The partial reason for this amplifier’s outstanding performance lies in its excessively large power supply. They are certainly not the only company that believes in the advantages of large power supplies, however these may be the largest custom-made torridal transformers in existence. The capacitors are so large that if the Denali was equipped with the standard on/off switch, the draw would trip a 20-amp breaker upon turn-on. At 165 watts /channel in stereo, and 600 watts /channel in mono, the available current makes these figures insignificant. I believe there may be no speakers this amp could not drive to realistic levels. In my listening room, I have auditioned these amps (both in single and monoblock configuration) with three models of it’s sister-company Montana speakers, Revel Salons and Studios, and the Magnepan 3.6R’s. I was surprised that the Maggies played very loud with one amp in a 12’ x 16’ room with ten-foot ceiling. The Denali was nowhere close to clipping, and still had tremendous authority as though there was 3 times the power in reserve.

Bound for Sound’s Martin DeWulf, the only person to do a printed review of the Denali, said that “The Denali is yet another Benchmark product, one worthy of all the praise I’m about to heap upon it.” I agree wholeheartedly.

Tom Roberts

Associated gear
Over the year in which I have owned these amps, the following equipment has been used for a minimum of 1-3 months each.
Conrad Johnson Premier 17LS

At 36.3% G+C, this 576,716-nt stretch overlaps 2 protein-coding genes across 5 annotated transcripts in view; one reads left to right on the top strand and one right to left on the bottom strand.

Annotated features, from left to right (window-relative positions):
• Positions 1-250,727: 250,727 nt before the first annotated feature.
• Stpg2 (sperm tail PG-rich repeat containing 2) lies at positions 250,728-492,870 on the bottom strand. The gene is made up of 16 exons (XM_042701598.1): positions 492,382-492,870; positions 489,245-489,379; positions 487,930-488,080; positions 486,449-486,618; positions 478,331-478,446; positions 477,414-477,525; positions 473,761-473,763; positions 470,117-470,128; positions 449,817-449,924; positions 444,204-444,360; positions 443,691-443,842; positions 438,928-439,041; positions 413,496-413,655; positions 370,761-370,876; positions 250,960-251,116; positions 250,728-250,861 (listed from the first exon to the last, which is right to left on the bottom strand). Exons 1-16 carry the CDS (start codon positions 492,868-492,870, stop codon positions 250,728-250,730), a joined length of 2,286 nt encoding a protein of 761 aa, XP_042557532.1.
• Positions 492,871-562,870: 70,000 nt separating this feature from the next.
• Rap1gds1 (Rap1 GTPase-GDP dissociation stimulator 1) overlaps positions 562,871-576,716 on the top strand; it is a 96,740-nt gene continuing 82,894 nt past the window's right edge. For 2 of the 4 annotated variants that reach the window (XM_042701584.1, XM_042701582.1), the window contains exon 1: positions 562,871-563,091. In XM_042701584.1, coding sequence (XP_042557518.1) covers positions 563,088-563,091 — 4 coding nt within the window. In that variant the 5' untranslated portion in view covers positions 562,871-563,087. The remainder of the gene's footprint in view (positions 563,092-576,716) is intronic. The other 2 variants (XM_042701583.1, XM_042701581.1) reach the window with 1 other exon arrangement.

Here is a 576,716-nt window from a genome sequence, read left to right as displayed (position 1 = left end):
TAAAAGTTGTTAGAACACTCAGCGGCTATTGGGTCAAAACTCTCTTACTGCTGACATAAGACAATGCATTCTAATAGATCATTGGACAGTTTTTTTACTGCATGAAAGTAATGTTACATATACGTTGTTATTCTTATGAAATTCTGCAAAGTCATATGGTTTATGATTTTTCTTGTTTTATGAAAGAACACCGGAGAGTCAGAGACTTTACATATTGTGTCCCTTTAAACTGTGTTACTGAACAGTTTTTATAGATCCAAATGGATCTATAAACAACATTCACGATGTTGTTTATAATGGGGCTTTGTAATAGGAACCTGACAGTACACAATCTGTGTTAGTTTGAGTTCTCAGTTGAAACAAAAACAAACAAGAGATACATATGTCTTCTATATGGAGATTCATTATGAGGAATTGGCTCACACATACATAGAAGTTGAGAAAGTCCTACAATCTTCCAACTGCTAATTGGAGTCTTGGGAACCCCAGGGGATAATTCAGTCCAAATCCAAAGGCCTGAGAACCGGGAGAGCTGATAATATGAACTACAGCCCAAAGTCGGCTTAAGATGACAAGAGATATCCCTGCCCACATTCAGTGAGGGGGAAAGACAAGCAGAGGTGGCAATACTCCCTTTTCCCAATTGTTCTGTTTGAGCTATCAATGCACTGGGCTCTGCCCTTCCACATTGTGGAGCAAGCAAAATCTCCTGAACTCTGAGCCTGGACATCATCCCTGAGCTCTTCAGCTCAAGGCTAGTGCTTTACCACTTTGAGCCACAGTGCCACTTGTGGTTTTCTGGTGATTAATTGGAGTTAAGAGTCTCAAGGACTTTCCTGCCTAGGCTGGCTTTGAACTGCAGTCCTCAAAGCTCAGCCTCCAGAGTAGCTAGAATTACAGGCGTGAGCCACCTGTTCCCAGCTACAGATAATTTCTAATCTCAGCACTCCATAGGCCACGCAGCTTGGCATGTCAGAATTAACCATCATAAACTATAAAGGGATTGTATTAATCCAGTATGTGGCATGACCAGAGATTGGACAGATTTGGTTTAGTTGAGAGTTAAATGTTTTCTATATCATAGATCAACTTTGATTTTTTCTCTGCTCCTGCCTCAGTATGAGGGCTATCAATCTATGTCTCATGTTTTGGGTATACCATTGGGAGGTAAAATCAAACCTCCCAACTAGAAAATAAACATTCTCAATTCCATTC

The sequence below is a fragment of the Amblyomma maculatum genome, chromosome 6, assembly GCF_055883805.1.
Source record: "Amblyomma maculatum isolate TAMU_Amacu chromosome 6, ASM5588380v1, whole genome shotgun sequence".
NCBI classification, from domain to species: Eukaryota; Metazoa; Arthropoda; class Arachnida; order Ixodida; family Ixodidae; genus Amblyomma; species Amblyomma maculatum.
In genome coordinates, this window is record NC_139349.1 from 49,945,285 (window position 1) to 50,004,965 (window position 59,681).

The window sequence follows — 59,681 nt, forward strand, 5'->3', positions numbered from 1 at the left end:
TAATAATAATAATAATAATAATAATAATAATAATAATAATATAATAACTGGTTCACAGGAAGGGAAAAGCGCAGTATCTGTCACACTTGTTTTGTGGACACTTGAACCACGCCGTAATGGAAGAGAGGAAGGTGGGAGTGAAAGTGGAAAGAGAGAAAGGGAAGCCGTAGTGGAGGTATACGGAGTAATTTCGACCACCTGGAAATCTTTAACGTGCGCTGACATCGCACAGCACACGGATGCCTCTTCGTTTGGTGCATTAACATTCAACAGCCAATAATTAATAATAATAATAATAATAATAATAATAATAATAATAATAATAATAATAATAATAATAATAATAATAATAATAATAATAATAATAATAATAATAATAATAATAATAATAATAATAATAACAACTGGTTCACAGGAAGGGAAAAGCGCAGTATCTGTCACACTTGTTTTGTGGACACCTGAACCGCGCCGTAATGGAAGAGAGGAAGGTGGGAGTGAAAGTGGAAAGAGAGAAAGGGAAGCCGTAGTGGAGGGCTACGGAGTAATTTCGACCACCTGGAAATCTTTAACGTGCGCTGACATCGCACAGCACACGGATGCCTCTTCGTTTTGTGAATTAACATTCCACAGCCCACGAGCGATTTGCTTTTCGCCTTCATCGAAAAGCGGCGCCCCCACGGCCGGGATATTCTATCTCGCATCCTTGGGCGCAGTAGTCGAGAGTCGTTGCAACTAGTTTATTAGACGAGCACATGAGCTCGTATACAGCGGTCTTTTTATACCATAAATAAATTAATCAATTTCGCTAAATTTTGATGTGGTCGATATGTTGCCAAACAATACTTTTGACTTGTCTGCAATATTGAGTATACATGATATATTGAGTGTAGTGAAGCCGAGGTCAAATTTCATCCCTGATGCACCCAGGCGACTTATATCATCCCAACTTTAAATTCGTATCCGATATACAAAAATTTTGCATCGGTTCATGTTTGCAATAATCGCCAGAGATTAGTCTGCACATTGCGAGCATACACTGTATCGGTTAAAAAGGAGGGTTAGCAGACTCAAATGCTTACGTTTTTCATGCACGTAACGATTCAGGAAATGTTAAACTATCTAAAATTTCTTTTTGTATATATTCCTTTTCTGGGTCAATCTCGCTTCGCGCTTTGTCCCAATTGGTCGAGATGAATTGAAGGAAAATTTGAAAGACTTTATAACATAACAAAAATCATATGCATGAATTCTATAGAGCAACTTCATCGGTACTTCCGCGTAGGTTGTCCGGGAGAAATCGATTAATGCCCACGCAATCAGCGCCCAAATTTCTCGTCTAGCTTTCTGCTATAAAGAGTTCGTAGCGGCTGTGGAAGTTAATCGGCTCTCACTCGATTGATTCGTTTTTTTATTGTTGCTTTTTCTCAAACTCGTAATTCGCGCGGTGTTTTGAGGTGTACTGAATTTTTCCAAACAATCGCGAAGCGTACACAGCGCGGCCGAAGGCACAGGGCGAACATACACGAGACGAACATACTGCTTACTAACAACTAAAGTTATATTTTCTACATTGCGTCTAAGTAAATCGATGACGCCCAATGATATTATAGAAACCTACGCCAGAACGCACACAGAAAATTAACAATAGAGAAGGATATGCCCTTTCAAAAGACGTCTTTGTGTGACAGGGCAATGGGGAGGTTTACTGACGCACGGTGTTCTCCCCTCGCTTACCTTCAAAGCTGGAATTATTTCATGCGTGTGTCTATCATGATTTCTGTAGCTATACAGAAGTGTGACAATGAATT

Hovland HP100
BAT 51se
Sierra Audio K2
Mark Levinson Reference 32
Musical Fidelity NuVista 3D
Musical Fidelity TriVista SACD
Marantz SA1 SACD
Kimber Select KS1030, KS1130, KS 3033
Montana EPS
Montana XP
Revel Salons
Revel Studios
Revel F30
Magnepan 3.6R
Museatex Melior
Conrad Johnson Premier 11A
Bryston 4BST

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Mark Levinson 433
Edge NL12
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Hi Tom,

Glad to hear that there are someone else that has seen the LIGHT out there. I've listened to the lot - Krell, Mark Levinson, Conrad Johnson, Classé, top of the line models from Electrocompaniet, Dynamic Precision, hi-class tube amps etc., Revel, Respons Artist Grande, Magnepan, ProAc, (former) Dunlavy and you name it - but when it comes to overall performance (detail and refinement combined with EXTREME realistic punch & dynamics + a HUGE, DEEP and WIDE soundstage at ANY output level withoout any sign of distortion) there is nothing I've experienced that beats the speakers & amps from PBN Audio, i.e. Montana EPS and Montana XP models and Sierra Audio - and not to forget the brand new Olympia amp-series.